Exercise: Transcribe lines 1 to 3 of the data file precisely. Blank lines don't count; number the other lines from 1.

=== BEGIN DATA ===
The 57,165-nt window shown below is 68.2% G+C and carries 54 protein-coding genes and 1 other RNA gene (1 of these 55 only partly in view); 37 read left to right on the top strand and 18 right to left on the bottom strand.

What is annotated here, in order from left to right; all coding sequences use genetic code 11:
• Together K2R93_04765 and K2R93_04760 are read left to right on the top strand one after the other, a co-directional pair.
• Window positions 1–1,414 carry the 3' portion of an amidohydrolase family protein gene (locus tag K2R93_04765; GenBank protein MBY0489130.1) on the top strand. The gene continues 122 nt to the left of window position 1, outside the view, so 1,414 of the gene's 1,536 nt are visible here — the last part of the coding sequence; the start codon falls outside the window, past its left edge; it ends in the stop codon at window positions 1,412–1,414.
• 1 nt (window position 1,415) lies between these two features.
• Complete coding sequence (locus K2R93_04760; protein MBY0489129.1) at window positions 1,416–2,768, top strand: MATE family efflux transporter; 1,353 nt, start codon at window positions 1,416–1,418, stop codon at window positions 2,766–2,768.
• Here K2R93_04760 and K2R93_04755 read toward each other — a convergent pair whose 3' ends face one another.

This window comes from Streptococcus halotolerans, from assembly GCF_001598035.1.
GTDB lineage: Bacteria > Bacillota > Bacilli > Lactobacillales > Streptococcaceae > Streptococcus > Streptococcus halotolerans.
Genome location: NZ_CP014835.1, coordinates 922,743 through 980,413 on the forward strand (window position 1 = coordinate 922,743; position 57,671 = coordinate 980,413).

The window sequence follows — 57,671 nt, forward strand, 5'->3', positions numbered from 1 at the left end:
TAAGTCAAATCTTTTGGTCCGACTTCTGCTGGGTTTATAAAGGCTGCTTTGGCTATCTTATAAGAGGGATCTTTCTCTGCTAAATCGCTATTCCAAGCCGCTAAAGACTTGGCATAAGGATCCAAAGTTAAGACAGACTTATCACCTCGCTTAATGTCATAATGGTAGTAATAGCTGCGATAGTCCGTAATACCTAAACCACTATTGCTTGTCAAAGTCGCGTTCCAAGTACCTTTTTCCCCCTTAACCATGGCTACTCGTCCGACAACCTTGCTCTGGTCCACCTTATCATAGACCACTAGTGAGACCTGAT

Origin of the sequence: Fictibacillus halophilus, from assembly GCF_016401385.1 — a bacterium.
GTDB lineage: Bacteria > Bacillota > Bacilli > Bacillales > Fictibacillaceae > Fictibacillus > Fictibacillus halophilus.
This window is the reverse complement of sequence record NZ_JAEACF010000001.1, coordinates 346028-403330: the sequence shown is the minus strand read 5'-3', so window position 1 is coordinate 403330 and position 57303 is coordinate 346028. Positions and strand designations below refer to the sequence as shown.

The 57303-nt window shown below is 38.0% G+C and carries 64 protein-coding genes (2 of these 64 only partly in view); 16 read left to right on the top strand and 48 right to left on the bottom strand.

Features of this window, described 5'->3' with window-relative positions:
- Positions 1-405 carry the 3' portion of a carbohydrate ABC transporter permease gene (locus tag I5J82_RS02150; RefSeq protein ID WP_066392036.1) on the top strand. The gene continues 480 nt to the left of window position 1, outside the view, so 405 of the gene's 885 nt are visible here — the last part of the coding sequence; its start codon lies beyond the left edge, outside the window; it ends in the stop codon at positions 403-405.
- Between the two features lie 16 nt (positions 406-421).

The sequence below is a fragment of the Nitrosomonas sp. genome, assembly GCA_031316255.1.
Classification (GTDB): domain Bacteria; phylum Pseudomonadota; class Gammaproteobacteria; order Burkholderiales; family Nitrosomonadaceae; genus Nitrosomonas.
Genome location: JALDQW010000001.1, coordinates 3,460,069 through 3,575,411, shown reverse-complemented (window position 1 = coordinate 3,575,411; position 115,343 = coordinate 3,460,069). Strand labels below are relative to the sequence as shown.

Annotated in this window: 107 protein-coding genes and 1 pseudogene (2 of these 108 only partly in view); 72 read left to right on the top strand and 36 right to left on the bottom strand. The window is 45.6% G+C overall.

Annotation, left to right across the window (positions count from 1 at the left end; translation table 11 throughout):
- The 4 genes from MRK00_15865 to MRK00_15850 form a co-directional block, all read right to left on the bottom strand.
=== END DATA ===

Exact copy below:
The 57,165-nt window shown below is 68.2% G+C and carries 54 protein-coding genes and 1 other RNA gene (1 of these 55 only partly in view); 37 read left to right on the top strand and 18 right to left on the bottom strand.

What is annotated here, in order from left to right; all coding sequences use genetic code 11:
• Together K2R93_04765 and K2R93_04760 are read left to right on the top strand one after the other, a co-directional pair.